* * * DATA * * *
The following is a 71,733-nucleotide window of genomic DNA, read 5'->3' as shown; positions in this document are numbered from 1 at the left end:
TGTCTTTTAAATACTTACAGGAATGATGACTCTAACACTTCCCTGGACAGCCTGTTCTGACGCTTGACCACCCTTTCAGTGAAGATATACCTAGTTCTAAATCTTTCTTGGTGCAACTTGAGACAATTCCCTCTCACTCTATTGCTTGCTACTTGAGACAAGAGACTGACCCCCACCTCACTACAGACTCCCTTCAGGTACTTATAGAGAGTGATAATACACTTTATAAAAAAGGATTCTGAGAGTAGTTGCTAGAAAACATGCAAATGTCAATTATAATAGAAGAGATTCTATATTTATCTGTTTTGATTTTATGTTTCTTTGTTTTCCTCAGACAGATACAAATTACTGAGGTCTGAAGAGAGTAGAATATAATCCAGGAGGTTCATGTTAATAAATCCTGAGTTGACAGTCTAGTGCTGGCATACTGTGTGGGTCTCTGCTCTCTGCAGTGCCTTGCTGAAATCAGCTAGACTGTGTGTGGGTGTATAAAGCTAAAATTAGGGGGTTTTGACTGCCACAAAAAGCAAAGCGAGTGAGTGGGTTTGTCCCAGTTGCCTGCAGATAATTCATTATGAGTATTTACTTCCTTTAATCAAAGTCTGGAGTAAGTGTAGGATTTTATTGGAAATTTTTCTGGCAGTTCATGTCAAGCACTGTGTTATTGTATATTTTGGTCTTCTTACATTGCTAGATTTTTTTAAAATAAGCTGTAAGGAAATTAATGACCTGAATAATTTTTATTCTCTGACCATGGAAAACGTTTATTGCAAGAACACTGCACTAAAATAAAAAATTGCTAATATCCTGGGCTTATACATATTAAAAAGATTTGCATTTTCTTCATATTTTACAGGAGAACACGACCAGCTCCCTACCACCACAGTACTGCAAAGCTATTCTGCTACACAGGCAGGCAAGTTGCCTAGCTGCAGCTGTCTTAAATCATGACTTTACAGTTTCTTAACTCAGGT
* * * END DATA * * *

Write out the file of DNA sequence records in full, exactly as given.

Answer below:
The following is a 71,733-nucleotide window of genomic DNA, read 5'->3' as shown; positions in this document are numbered from 1 at the left end:
TGTCTTTTAAATACTTACAGGAATGATGACTCTAACACTTCCCTGGACAGCCTGTTCTGACGCTTGACCACCCTTTCAGTGAAGATATACCTAGTTCTAAATCTTTCTTGGTGCAACTTGAGACAATTCCCTCTCACTCTATTGCTTGCTACTTGAGACAAGAGACTGACCCCCACCTCACTACAGACTCCCTTCAGGTACTTATAGAGAGTGATAATACACTTTATAAAAAAGGATTCTGAGAGTAGTTGCTAGAAAACATGCAAATGTCAATTATAATAGAAGAGATTCTATATTTATCTGTTTTGATTTTATGTTTCTTTGTTTTCCTCAGACAGATACAAATTACTGAGGTCTGAAGAGAGTAGAATATAATCCAGGAGGTTCATGTTAATAAATCCTGAGTTGACAGTCTAGTGCTGGCATACTGTGTGGGTCTCTGCTCTCTGCAGTGCCTTGCTGAAATCAGCTAGACTGTGTGTGGGTGTATAAAGCTAAAATTAGGGGGTTTTGACTGCCACAAAAAGCAAAGCGAGTGAGTGGGTTTGTCCCAGTTGCCTGCAGATAATTCATTATGAGTATTTACTTCCTTTAATCAAAGTCTGGAGTAAGTGTAGGATTTTATTGGAAATTTTTCTGGCAGTTCATGTCAAGCACTGTGTTATTGTATATTTTGGTCTTCTTACATTGCTAGATTTTTTTAAAATAAGCTGTAAGGAAATTAATGACCTGAATAATTTTTATTCTCTGACCATGGAAAACGTTTATTGCAAGAACACTGCACTAAAATAAAAAATTGCTAATATCCTGGGCTTATACATATTAAAAAGATTTGCATTTTCTTCATATTTTACAGGAGAACACGACCAGCTCCCTACCACCACAGTACTGCAAAGCTATTCTGCTACACAGGCAGGCAAGTTGCCTAGCTGCAGCTGTCTTAAATCATGACTTTACAGTTTCTTAACTCAGGT